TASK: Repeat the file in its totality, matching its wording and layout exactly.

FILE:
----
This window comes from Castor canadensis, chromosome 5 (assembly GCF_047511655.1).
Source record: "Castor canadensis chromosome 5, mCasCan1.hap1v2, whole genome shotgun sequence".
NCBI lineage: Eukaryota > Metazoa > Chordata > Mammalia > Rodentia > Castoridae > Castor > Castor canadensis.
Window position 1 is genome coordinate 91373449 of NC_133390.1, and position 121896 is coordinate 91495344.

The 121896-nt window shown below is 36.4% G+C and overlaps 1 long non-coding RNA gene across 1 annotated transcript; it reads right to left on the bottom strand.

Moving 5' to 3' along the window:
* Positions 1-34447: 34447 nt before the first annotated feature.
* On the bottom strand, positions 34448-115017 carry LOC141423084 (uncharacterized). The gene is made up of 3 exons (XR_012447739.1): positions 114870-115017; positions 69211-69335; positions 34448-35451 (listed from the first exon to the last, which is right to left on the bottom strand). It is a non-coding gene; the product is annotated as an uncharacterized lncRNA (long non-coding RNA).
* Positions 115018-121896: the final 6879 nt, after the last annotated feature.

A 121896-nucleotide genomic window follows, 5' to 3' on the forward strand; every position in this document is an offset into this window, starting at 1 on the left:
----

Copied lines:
This window comes from Castor canadensis, chromosome 5 (assembly GCF_047511655.1).
Source record: "Castor canadensis chromosome 5, mCasCan1.hap1v2, whole genome shotgun sequence".
NCBI lineage: Eukaryota > Metazoa > Chordata > Mammalia > Rodentia > Castoridae > Castor > Castor canadensis.
Window position 1 is genome coordinate 91373449 of NC_133390.1, and position 121896 is coordinate 91495344.

The 121896-nt window shown below is 36.4% G+C and overlaps 1 long non-coding RNA gene across 1 annotated transcript; it reads right to left on the bottom strand.

Moving 5' to 3' along the window:
* Positions 1-34447: 34447 nt before the first annotated feature.
* On the bottom strand, positions 34448-115017 carry LOC141423084 (uncharacterized). The gene is made up of 3 exons (XR_012447739.1): positions 114870-115017; positions 69211-69335; positions 34448-35451 (listed from the first exon to the last, which is right to left on the bottom strand). It is a non-coding gene; the product is annotated as an uncharacterized lncRNA (long non-coding RNA).
* Positions 115018-121896: the final 6879 nt, after the last annotated feature.

A 121896-nucleotide genomic window follows, 5' to 3' on the forward strand; every position in this document is an offset into this window, starting at 1 on the left: